Slaves appeared to be part of 'normal family'
Three women who were freed from a London home after 30 years had been allowed outside in "carefully controlled circumstances" during their ordeal but were victims of "slavery, in simple terms", a senior British police officer says.
Commander Steve Rodhouse described a "complicated and disturbing picture of emotional control over many years" in the case of the women, declining to say how they wound up in the south London home. Two suspects, a man and a woman, were arrested early on Thursday (local time) on suspicion of forced labour and domestic servitude.
He said investigators are trying to figure out "what were the invisible handcuffs that were used" to exert such control for the 30 years the women were allegedly held captive and subject to physical, mental and emotional abuse.
"It is not as brutally obvious as women being physically restrained inside an address and not being allowed to leave," Rodhouse said. "This may have appeared to be a normal family."
The disclosure Thursday that a 69-year-old Malaysian, a 57-year-old Irish woman and a 30-year-old Briton were freed after apparently spending 30 years in captivity prompted a flurry of speculation and questions about how such a tragedy escaped notice for so long.
The arrests were made after the Irish woman phoned a charity last month to say she was being held against her will along with two others. The charity engaged in a series of secretive conversations with the women and contacted police. Two of the women eventually left the house, and police rescued the third.
The case has sent shockwaves throughout Britain and around the world, but is the latest horrifying case of a broader phenomenon that officials warn is still happening - and on the rise.
"Cases of modern slavery are becoming more prevalent in Europe," said Rob Wainwright, director of Europol, the European Union's law enforcement agency. "Unfortunately, it remains a low priority for many national police authorities. Europol is committed to fostering stronger international police action in this area and to raising greater levels of public attention."
Since the most recent expansions of the EU and the lifting of restrictions on employment in many countries, instances of situations which amount to forced labour have increased, Europol says.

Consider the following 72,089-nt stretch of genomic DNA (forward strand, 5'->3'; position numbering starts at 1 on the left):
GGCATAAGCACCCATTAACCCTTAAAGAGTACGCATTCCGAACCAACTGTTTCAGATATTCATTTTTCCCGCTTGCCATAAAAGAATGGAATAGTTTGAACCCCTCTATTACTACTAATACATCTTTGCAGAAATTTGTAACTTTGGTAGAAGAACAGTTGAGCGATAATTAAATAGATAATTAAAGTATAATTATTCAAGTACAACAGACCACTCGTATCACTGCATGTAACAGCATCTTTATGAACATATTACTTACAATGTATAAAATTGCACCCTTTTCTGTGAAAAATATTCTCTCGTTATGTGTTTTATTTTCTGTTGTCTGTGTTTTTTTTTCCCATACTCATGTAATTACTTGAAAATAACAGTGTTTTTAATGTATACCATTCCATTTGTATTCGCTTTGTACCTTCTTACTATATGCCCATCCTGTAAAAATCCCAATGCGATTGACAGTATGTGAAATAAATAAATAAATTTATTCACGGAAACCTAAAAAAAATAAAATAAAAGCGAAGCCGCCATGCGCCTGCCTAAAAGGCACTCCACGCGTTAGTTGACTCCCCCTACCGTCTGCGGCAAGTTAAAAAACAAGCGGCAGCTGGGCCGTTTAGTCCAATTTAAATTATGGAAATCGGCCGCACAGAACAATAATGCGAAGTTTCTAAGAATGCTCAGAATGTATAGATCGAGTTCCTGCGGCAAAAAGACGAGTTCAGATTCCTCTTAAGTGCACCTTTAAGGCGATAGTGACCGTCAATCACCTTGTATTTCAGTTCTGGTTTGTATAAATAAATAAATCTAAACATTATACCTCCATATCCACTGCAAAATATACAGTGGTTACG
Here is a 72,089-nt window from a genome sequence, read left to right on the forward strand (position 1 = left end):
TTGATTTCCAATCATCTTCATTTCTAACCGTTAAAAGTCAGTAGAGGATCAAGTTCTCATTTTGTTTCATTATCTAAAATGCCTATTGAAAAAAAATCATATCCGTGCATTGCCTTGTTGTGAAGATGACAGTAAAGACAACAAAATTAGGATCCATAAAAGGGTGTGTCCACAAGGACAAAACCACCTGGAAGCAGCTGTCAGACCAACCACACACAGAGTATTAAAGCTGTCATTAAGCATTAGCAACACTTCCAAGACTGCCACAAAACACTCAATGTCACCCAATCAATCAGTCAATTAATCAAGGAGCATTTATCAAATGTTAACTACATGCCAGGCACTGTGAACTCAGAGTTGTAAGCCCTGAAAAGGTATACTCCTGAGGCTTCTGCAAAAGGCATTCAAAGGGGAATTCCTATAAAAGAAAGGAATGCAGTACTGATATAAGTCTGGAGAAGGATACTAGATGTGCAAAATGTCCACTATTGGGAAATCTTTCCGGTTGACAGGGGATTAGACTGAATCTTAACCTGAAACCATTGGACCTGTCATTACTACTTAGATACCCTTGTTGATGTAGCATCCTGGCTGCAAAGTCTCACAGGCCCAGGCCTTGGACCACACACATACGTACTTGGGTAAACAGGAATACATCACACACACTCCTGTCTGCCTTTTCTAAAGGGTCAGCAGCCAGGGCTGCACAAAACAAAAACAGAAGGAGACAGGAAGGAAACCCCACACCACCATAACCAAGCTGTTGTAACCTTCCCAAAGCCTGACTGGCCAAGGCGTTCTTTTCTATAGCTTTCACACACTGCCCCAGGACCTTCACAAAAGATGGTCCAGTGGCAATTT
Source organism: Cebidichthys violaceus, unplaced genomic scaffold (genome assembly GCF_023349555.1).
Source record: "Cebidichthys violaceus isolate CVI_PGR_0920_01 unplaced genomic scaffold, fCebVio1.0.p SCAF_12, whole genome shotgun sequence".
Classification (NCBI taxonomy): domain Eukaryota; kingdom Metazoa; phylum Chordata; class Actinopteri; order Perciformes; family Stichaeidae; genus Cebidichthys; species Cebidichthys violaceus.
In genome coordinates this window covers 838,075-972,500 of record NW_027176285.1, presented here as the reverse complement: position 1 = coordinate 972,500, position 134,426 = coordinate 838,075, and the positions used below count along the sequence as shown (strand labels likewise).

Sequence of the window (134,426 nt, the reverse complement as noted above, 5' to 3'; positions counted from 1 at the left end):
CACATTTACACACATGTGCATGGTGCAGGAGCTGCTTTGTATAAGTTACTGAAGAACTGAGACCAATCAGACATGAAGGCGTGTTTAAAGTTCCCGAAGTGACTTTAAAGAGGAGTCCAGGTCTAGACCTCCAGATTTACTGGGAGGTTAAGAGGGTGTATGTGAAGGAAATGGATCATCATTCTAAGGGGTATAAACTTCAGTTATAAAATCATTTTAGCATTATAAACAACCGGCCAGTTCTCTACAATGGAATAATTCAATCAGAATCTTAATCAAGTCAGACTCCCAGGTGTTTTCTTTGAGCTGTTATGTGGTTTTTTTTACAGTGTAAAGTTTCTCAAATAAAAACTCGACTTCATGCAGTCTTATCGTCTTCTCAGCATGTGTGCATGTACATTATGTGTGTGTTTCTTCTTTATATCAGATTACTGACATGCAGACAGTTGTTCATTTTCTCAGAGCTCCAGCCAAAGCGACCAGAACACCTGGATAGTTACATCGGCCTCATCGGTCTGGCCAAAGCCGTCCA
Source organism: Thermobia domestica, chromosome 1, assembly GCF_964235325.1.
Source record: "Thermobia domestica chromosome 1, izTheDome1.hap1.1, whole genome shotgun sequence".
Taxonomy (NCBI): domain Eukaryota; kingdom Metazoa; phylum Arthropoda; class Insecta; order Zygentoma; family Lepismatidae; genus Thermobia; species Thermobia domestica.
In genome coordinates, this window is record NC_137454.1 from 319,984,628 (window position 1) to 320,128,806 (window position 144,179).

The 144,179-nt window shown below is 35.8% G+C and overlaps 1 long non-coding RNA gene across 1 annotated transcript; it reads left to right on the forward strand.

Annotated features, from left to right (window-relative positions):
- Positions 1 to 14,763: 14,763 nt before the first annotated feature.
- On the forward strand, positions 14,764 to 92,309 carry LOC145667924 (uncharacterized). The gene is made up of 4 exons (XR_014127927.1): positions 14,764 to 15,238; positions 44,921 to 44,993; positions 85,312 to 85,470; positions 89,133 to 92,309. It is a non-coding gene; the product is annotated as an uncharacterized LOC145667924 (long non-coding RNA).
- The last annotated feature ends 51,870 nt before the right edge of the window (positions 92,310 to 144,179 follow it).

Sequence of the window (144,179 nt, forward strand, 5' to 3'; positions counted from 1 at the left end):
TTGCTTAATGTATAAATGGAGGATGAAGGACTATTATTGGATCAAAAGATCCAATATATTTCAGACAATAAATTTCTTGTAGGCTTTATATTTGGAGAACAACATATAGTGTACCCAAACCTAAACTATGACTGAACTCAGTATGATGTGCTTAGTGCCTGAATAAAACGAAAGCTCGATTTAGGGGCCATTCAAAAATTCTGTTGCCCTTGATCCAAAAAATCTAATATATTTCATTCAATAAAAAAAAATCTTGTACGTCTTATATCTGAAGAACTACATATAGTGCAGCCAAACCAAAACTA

Anti-slavery charity The Walk Free Foundation last month released a global index that estimated that more than 29 million people live in some form of modern slavery - which can take the form of domestic servitude, forced marriages, child trafficking and forced labour.
While the index found that Africa and Asia are home to the vast majority of modern slaves, it estimated that there are up to 4600 slaves in the UK - a country which had the lowest estimated prevalence of slavery in a ranking of 162 countries.
Fiona David, of Walk Free, said on Friday that the most recent case in London highlights that slavery can be perpetrated by "just people living in the neighbourhood", not necessarily "organised criminals".
The suspects - both 67 - have also been questioned on suspicion of immigration offences, police said. Regarding their identity, police would only say that the suspects were not British and had been in the country for "many years". They would not elaborate on the pair's nationalities, but did note that both had been arrested in the 1970s. Police did not say why.
Both suspects have been released on bail, having surrendered their passports and agreed not to return to their house as part of their bail conditions.
Police say they do not believe there are other victims in the case, and they are confident that they know the true identities of the three women. The relationships among the women - and between the women and the suspects - are under investigation, police said.
"Whilst we do not believe that they have been subjected to sexual abuse, we know that there has been physical abuse, described as beatings," said Kevin Hyland, head of the Metropolitan Police's human trafficking unit.
He and Rodhouse defended the lapse in time between October 25 - when the women gained freedom - and the arrests, saying that the case is complicated and investigators must be careful to ensure they do not further traumatise the victims as they unravel the events of the past 30 years.
Hyland also urged patience as the case unfolds, noting that officers must sift through 55 bags of evidence seized in a search of the home, interview several people and follow up numerous strands.
Police noted that the case was "unique" not least because of the length of women's ordeal, though the UK has seen a string of high-profile slavery cases in recent years.
Last month, an 84-year-old man was jailed for repeatedly raping a deaf and mute girl he trafficked into Britain from Pakistan and kept as a virtual slave.
Police in Wales have arrested at least seven people in recent months as part of a long-running investigation into a suspected slavery ring there.